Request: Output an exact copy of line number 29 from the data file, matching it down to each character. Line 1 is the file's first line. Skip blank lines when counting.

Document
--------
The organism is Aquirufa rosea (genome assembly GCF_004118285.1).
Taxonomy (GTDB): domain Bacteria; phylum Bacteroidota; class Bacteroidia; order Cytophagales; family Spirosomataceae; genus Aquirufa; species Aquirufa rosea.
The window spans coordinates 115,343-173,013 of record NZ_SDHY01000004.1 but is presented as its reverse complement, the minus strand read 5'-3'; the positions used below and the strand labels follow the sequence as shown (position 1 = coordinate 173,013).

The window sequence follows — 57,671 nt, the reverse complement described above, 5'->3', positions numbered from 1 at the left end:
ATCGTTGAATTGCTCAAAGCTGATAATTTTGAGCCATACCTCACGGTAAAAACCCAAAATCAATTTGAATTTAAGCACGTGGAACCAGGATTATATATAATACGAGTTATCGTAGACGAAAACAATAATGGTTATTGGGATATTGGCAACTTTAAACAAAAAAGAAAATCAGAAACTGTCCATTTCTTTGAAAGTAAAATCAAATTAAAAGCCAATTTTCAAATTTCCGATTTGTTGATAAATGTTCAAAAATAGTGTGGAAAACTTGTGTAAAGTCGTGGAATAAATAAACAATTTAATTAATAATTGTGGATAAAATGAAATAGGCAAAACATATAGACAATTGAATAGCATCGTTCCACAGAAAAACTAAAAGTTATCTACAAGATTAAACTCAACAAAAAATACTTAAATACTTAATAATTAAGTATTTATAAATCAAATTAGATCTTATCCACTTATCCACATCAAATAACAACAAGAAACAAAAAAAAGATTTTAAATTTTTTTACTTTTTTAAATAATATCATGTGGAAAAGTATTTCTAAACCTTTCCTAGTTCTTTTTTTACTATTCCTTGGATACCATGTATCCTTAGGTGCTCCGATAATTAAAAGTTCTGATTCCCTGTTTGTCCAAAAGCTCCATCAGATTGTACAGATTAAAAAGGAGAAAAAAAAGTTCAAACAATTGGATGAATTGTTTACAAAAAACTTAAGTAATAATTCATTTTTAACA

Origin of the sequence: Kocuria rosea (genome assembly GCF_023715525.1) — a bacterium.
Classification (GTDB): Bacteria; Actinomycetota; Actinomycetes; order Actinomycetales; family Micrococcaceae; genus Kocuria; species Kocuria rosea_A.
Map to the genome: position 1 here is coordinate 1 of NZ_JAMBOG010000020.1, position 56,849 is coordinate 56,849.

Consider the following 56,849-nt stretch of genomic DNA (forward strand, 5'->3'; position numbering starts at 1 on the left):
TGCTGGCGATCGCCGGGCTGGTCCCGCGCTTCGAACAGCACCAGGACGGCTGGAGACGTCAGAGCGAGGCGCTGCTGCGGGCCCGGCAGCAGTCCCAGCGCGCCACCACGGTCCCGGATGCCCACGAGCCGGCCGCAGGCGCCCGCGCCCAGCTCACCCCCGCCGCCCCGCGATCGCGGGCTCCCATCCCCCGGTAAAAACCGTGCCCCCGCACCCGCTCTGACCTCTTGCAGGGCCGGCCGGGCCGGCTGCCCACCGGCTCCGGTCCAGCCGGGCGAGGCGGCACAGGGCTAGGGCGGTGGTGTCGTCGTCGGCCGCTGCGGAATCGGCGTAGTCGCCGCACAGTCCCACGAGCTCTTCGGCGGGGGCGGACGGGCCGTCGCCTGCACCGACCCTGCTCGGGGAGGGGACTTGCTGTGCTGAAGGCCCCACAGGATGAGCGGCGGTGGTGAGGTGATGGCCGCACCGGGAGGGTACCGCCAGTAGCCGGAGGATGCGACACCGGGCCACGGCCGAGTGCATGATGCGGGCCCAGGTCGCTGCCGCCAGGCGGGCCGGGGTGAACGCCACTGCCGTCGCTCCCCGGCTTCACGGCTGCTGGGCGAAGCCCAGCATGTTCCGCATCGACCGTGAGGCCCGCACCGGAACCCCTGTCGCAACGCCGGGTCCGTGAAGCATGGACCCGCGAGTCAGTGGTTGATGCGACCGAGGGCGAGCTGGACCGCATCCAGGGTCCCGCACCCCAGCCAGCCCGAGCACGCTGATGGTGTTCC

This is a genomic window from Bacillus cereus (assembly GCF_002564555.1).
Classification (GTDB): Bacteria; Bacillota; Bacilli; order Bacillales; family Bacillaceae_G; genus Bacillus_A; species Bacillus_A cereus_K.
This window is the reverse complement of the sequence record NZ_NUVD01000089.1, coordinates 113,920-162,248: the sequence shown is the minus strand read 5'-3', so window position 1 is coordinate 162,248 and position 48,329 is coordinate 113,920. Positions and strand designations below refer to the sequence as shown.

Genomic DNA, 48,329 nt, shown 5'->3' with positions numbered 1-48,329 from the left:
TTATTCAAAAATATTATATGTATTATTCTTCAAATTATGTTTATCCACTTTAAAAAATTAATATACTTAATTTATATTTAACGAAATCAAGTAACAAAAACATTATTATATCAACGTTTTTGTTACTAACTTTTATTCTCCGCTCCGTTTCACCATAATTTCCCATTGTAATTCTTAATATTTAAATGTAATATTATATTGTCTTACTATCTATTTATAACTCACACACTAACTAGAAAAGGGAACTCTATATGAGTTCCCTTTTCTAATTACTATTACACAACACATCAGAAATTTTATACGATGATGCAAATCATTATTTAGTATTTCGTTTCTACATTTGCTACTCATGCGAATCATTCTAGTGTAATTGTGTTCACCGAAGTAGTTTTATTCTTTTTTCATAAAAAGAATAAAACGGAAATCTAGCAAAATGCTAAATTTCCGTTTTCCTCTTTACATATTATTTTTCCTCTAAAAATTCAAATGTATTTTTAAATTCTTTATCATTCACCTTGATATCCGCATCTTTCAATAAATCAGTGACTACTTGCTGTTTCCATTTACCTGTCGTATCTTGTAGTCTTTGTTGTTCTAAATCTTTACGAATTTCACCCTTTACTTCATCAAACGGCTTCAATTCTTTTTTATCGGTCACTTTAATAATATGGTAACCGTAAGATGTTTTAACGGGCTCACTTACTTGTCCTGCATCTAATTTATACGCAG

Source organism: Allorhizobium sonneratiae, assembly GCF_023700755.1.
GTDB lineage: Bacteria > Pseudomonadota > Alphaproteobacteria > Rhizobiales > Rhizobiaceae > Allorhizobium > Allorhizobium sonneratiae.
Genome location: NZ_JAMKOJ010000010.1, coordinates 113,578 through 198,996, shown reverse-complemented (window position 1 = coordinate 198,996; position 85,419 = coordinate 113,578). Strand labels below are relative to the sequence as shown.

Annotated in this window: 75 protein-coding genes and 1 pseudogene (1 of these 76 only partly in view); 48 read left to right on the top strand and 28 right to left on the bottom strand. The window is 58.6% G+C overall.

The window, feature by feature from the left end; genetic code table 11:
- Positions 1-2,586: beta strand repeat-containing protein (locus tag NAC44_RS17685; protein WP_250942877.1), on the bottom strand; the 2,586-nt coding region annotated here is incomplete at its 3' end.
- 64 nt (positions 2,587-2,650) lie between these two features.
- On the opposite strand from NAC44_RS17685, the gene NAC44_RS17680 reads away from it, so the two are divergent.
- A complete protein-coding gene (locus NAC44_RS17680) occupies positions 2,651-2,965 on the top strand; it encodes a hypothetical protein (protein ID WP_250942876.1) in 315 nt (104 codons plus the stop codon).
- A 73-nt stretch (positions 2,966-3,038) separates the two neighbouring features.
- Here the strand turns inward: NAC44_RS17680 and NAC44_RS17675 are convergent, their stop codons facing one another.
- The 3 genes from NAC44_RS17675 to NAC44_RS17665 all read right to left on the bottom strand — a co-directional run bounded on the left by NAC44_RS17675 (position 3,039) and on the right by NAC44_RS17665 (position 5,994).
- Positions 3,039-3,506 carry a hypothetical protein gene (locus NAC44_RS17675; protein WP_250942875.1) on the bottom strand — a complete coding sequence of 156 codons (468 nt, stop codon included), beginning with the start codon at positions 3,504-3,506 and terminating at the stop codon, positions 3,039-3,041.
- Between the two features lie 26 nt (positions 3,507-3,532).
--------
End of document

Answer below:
- Between the two features lie 26 nt (positions 3,507-3,532).